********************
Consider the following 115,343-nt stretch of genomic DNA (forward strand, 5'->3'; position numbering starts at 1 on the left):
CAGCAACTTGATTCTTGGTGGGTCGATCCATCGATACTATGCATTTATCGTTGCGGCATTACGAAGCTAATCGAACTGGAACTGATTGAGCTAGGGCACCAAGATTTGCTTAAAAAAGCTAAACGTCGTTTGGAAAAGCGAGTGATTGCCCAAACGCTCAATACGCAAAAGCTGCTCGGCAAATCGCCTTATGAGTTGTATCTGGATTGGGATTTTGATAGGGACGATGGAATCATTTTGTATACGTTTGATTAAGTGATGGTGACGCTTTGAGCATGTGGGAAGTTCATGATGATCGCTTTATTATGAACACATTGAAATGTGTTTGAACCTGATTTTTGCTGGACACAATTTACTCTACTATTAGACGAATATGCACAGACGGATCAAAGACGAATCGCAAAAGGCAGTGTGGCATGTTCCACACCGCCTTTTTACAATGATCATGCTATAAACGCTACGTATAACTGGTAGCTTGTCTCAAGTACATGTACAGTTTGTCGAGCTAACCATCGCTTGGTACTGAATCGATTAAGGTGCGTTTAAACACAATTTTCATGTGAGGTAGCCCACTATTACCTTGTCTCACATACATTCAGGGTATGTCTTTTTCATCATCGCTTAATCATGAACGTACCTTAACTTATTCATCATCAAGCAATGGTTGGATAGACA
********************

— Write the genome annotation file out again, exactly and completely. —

Consider the following 115,343-nt stretch of genomic DNA (forward strand, 5'->3'; position numbering starts at 1 on the left):
CAGCAACTTGATTCTTGGTGGGTCGATCCATCGATACTATGCATTTATCGTTGCGGCATTACGAAGCTAATCGAACTGGAACTGATTGAGCTAGGGCACCAAGATTTGCTTAAAAAAGCTAAACGTCGTTTGGAAAAGCGAGTGATTGCCCAAACGCTCAATACGCAAAAGCTGCTCGGCAAATCGCCTTATGAGTTGTATCTGGATTGGGATTTTGATAGGGACGATGGAATCATTTTGTATACGTTTGATTAAGTGATGGTGACGCTTTGAGCATGTGGGAAGTTCATGATGATCGCTTTATTATGAACACATTGAAATGTGTTTGAACCTGATTTTTGCTGGACACAATTTACTCTACTATTAGACGAATATGCACAGACGGATCAAAGACGAATCGCAAAAGGCAGTGTGGCATGTTCCACACCGCCTTTTTACAATGATCATGCTATAAACGCTACGTATAACTGGTAGCTTGTCTCAAGTACATGTACAGTTTGTCGAGCTAACCATCGCTTGGTACTGAATCGATTAAGGTGCGTTTAAACACAATTTTCATGTGAGGTAGCCCACTATTACCTTGTCTCACATACATTCAGGGTATGTCTTTTTCATCATCGCTTAATCATGAACGTACCTTAACTTATTCATCATCAAGCAATGGTTGGATAGACA